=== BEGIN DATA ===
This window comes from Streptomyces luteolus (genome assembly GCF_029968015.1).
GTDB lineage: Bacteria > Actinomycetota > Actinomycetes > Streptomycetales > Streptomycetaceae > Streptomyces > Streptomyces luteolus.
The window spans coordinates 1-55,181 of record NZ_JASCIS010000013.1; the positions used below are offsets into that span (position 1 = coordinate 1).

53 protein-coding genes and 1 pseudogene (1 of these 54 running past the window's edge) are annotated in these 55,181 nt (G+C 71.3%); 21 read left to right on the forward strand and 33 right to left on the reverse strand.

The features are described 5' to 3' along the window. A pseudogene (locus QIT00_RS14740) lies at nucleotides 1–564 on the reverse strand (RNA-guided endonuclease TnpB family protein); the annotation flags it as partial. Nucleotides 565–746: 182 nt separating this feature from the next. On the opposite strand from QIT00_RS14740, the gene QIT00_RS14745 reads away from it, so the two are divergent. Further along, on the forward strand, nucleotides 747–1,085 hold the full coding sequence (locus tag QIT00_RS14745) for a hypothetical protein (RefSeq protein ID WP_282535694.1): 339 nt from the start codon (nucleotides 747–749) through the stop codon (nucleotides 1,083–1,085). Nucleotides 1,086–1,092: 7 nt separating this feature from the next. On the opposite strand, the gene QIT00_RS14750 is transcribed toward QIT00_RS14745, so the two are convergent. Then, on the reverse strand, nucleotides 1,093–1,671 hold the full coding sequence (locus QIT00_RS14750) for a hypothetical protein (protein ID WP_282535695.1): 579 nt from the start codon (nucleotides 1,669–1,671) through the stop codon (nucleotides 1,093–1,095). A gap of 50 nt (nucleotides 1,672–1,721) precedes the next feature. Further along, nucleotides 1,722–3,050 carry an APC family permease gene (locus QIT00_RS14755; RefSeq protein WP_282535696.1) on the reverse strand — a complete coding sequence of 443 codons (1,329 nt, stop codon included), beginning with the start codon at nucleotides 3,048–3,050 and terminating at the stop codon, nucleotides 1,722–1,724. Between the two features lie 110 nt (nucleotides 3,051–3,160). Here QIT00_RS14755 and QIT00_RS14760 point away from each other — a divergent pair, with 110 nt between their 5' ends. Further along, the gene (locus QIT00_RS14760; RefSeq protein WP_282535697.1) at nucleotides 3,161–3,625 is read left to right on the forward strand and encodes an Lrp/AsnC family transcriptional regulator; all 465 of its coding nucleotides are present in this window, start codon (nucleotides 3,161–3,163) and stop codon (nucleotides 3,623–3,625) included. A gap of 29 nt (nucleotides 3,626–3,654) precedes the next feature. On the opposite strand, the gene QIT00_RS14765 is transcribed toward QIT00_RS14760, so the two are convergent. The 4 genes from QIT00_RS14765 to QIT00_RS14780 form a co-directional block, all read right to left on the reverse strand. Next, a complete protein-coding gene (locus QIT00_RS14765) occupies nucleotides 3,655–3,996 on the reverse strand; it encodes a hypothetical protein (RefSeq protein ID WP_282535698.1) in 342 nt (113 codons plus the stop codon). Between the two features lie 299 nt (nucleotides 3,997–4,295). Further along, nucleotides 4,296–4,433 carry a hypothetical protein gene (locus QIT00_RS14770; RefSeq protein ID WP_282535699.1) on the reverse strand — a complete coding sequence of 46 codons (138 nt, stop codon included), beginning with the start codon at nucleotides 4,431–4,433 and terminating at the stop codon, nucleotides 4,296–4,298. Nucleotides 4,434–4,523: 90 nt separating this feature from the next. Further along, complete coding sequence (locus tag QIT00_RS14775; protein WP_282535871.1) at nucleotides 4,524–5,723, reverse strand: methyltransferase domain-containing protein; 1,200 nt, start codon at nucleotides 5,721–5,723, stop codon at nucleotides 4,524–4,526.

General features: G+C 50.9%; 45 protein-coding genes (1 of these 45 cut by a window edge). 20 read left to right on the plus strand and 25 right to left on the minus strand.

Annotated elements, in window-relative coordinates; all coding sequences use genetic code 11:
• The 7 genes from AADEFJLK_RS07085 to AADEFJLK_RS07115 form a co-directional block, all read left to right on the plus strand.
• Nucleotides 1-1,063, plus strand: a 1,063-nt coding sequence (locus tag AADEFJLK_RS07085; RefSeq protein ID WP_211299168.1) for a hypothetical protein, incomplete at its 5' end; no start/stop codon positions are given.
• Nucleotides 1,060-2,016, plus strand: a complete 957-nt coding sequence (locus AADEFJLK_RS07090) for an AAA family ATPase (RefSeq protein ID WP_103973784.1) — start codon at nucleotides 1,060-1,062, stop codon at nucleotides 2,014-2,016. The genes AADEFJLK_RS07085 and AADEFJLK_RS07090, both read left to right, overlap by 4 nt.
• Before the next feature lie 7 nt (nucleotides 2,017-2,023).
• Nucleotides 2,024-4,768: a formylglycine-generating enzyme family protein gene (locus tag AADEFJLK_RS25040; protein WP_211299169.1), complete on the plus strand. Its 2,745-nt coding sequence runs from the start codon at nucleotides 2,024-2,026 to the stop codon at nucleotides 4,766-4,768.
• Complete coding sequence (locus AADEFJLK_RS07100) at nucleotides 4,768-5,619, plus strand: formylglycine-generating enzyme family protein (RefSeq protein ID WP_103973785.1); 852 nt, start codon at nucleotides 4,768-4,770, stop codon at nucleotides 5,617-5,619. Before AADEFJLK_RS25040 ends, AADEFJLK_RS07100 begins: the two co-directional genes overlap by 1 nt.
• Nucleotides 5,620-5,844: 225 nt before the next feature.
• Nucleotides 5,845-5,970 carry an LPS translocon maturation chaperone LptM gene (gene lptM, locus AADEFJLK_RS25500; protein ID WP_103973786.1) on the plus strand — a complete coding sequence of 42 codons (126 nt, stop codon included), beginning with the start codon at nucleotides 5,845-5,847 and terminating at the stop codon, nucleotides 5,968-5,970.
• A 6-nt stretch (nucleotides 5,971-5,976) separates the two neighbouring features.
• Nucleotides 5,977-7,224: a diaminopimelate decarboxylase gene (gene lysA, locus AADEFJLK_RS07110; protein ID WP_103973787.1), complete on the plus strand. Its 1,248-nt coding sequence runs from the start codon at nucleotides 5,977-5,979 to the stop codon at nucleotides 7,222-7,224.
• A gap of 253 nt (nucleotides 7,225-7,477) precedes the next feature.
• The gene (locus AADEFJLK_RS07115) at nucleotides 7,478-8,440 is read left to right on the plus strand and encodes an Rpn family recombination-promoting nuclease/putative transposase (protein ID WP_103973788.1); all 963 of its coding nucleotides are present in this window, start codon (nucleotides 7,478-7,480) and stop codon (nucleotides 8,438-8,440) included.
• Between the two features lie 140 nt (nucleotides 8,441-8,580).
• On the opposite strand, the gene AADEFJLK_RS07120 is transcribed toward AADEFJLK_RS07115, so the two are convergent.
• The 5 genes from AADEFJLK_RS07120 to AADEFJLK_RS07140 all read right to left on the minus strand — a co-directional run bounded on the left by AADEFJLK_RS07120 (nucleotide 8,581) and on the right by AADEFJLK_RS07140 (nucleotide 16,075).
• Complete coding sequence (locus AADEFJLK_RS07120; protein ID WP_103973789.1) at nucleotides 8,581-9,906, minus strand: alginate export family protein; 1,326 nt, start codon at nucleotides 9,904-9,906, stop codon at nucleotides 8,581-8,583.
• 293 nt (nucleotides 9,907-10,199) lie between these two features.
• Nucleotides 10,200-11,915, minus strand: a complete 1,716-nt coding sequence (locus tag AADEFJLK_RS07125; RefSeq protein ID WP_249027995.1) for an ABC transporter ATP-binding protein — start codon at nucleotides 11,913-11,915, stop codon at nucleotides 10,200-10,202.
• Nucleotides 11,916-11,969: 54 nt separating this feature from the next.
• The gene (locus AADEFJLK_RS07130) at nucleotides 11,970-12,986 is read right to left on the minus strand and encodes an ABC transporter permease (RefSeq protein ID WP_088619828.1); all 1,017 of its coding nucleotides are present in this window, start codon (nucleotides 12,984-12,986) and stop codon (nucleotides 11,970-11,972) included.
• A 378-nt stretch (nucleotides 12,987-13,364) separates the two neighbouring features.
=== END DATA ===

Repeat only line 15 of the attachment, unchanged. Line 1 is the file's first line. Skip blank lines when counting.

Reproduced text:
• Nucleotides 5,845-5,970 carry an LPS translocon maturation chaperone LptM gene (gene lptM, locus AADEFJLK_RS25500; protein ID WP_103973786.1) on the plus strand — a complete coding sequence of 42 codons (126 nt, stop codon included), beginning with the start codon at nucleotides 5,845-5,847 and terminating at the stop codon, nucleotides 5,968-5,970.